If you have ever cut out images from a fashion magazine and pasted them together into a collage, then Under Your Smell at Photo Elysée, Lausanne, will feel somewhat familiar. The difference is that the cut-and-paste composition is now life-size – its component parts hanging down from the gallery’s ceiling on fabric prints, which are organised into a labyrinth. The common motif here is a figurine of women’s legs strutting out of a top hat. The limbs hug a flower, dangle from an earring and balance on a big toe. The words “Scandal” and “J.P.G.” also hide in plain sight across this multilayered environment. At the end of the maze, oversized cushions are scattered across the floor with the same visuals stitched into the lining. A montage video plays against the ceiling, where viewers learn that the initials from before stand for Jean Paul Gaultier (b. 1952) – the French fashion designer whose perfume, Scandal, forms the basis of the show.
Third-year students at École cantonale d’Art de Lausanne (ECAL) were tasked with creating photographs that are inspired by the fragrance, working with photographer Nicolas Coulomb and the fashion house’s Creative Director Florence Tétier. Whilst the show’s claim to capture “new definitions of beauty and body expressions” feels somewhat forced – there doesn’t, for example, seem to be a single subject above the age of 30 – the students’ interpretations produce a sensory experience that is greater than the sum of its parts. Each work, whether a visual abstraction or a more conventional advertisement for the product, plays with light and water on skin. Images begin to blur together as you walk through the gallery. The sensuality of that feeling comes into your head and stays clouded around you as you navigate the exhibition. In other words, you leave Under Your Smell feeling as if you’ve just walked through a pleasurable mist of perfume.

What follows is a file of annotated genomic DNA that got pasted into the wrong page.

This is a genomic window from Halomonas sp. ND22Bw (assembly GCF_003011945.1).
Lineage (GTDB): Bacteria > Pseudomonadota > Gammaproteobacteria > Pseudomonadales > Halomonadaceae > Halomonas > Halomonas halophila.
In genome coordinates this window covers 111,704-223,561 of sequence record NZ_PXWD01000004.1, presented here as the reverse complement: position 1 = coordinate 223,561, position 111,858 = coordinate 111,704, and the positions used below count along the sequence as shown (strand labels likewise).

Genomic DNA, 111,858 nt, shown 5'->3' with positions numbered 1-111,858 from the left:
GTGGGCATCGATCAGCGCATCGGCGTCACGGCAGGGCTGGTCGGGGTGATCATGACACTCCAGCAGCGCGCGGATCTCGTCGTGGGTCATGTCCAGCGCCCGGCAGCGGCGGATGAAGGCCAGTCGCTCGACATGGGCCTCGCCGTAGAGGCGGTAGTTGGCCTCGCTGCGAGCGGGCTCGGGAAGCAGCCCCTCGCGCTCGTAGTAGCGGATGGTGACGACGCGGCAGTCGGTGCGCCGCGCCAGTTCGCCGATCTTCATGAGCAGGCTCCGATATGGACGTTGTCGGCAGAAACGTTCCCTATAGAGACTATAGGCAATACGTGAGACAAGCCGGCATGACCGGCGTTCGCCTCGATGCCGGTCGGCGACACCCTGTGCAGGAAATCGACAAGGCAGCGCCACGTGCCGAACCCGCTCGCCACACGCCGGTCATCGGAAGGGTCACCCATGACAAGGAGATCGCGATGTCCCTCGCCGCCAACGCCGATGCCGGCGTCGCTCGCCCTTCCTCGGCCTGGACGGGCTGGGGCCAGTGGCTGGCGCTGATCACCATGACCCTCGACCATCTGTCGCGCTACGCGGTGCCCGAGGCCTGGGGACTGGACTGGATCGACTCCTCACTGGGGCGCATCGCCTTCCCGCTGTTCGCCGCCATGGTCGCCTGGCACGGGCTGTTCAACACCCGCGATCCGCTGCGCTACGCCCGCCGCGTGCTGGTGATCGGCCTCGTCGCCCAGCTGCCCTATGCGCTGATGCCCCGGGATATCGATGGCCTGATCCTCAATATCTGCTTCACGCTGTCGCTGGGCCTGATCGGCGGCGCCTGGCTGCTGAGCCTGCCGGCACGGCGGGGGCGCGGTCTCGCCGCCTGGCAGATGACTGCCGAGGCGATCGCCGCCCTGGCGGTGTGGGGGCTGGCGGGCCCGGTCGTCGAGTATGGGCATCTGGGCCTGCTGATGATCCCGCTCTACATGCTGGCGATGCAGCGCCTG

Photo Elysée, Lausanne 3 March – 21 May
Words: Samuel Harwood
1. © ECAL/ Angèle Marignac-Serra, Camille Spiller
2. Jean Paul Gaultier X Ecal © Ecal/lea Sblandano & Valérie Geissbühler